provide service to 1.4 million users and processed 60 million per month for
Gemini’s predecessor PhoneFree, an ad-supported direct-to-consumer PC-to-phone

To provide the service, Gemini takes
a 50 percent share of the revenue plus upfront fees for integration with the
MSO’s customer service and billing systems.

Geoff Hatheway, senior vice
president of marketing for Gemini, says the model can be attractive to MSOs that
don’t have huge headends or resources. "Those companies are going to
continue to need a hosted solution," he says, noting that larger MSOs might
also find the solution to be a good entry strategy with a migration path to a
facilities-based model by licensing the Gemini Voice Operating System.
"They can start hosted and when they have enough customers, flip it to an
‘own and operate’ model, replicating our IP telephony infrastructure into one of
their headends."

Hatheway says such a license has not
been sold, but would run into the millions of dollars.

Currently, the Gemini Voice Service
is suitable for second-line voice applications. The Gemini Gateway’s PSTN
pass-through feature enables an "any-distance" phone service that
co-exists with the end-user’s LEC service, eliminating the need to have a
separate VoIP-only long distance phone. As broadband operator networks are
upgraded to achieve 99.999 percent availability and PacketCable standards are in
place for the industry, the Gemini Broadband Voice service will be able to
deliver full primary line service capabilities, such as support for network
powering, emergency 911 and the Communications Assistance for Law Enforcement

Source: In-Stat/MDR, September 2002Source:
In-Stat/MDR, September 2002

Cox: VoIP May Reduce Reliance on
Wholesale IXCs

By Khali Henderson

By investing in circuit-switched
technology instead of waiting for VoIP to be perfected, Cox Communications has
been a frontrunner in rolling out cable telephony services and now serves
740,000 local phone customers. It relies on resale agreements with IXCs, such as
WorldCom Inc. and WilTel Communications Group Inc., to provide the long-distance
portion. That may change once the cableco moves to VoIP.

"With its network, Cox could
potentially transport all of the long-distance traffic to it own business
locations as well as its customers’ long-distance calls, thus minimizing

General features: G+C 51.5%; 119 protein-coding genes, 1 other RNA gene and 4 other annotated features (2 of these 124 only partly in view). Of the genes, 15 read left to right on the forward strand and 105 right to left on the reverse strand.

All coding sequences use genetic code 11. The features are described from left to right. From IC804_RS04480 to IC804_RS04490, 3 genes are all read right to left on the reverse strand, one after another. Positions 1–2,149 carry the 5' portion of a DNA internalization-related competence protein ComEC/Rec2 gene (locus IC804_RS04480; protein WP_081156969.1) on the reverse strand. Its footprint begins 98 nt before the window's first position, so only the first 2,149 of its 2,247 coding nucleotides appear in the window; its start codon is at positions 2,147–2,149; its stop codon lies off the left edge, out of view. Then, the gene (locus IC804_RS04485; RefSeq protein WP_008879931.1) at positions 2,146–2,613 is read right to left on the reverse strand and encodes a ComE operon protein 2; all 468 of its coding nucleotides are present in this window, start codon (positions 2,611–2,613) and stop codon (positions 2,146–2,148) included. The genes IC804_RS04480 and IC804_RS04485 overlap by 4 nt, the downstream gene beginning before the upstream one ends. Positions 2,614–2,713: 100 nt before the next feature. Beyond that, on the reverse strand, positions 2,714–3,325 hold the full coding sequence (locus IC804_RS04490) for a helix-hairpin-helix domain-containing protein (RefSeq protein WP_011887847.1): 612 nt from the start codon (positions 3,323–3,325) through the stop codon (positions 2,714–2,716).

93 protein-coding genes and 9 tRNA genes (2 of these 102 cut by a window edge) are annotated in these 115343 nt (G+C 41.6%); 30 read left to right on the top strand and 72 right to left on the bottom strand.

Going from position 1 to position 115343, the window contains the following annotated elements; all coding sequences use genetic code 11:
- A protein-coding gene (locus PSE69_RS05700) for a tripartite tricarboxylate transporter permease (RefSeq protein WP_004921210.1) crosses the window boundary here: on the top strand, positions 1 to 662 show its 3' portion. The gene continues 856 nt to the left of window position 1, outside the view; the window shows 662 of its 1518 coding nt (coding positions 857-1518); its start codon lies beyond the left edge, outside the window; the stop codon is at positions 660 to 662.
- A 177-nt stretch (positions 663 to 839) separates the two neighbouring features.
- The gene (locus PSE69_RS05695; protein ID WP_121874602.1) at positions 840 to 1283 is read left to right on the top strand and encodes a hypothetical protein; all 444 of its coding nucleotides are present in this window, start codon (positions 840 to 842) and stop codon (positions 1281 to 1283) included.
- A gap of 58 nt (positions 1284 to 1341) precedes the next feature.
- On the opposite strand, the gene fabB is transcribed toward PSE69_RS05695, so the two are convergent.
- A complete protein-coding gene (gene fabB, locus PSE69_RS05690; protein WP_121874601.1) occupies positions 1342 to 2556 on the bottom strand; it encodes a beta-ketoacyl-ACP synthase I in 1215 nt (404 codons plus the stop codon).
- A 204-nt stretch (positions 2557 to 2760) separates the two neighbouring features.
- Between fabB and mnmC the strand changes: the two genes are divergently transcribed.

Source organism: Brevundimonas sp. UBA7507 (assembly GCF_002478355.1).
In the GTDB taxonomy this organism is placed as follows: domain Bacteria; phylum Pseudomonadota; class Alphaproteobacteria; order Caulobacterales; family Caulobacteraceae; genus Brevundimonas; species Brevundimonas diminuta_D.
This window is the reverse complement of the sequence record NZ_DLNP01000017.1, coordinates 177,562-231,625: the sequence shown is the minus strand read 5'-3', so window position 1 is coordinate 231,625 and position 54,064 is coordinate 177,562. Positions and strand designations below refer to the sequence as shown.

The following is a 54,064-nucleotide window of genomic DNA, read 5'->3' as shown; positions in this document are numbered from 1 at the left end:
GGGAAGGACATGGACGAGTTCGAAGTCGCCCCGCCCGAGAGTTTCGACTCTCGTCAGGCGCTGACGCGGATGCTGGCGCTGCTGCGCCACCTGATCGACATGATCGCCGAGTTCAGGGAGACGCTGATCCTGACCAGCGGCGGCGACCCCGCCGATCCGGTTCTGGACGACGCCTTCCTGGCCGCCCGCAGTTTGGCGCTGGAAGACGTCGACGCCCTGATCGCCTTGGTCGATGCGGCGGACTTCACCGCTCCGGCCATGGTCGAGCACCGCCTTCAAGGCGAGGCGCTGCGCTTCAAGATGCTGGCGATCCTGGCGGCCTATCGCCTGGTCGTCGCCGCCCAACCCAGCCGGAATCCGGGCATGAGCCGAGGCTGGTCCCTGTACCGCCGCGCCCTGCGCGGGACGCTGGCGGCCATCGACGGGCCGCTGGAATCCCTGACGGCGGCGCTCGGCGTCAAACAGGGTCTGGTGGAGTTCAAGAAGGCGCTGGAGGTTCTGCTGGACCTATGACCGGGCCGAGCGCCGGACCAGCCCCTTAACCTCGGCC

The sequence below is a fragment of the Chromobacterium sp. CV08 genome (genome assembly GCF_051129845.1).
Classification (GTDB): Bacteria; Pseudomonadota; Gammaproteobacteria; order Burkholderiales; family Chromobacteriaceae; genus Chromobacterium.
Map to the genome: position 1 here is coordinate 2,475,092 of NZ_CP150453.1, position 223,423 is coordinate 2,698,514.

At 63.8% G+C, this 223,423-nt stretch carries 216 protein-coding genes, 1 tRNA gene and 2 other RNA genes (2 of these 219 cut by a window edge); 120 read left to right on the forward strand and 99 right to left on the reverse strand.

reliance on third-party wholesale long-distance providers," the company
wrote in a February 2003 whitepaper detailing its VoIP strategies.

The company reports nearly 20
percent of the outbound calls made by Cox phone customers are to customers in
other Cox circuit-switched markets, highlighting the opportunity to transport
all those calls on-net. Even in non-Cox markets, such as Chicago, Dallas, Los
Angeles and New York, the company envisions having to pay only the local
interconnect charges, since its 0C48 IP backbone not only connects all Cox
markets, it passes major metro hubs.

The white paper identifies the
benefits of such a step, including reduced exposure to the unstable
long-distance carrier market beset by recent bankruptcies and business failures,
cost savings from leveraging the capital investment in its new IP network,
reduction in overall transport costs for long-distance minutes of use and better
utilization of the full capabilities of its IP backbone.

The company’s network includes 11
regional data centers and three services data centers (SDCs) providing the
company with a national presence beyond the local-only networks typical in the
cable business. The SDCs could potentially serve as hosting locations for VoIP
softswitch technology, enabling nationwide telephony coverage.

Spokesman Bobby Amarishahi tells
PHONE+, "We consider great potential in VoIP technology and our national IP
network to lessen our reliance on other carriers for transport of our
long-distance services, but we don’t see ourselves completely disconnecting from
such providers to support delivery of [long distance]."


AT&T Corp.

Cox Communications

Gemini Voice Solutions Inc.

Insight Communications Company


Syndeo Corp.

Tele-Media Corp.

The Yankee Group

WideOpenWest LLC

WilTel Communications Group Inc.

WorldCom Inc.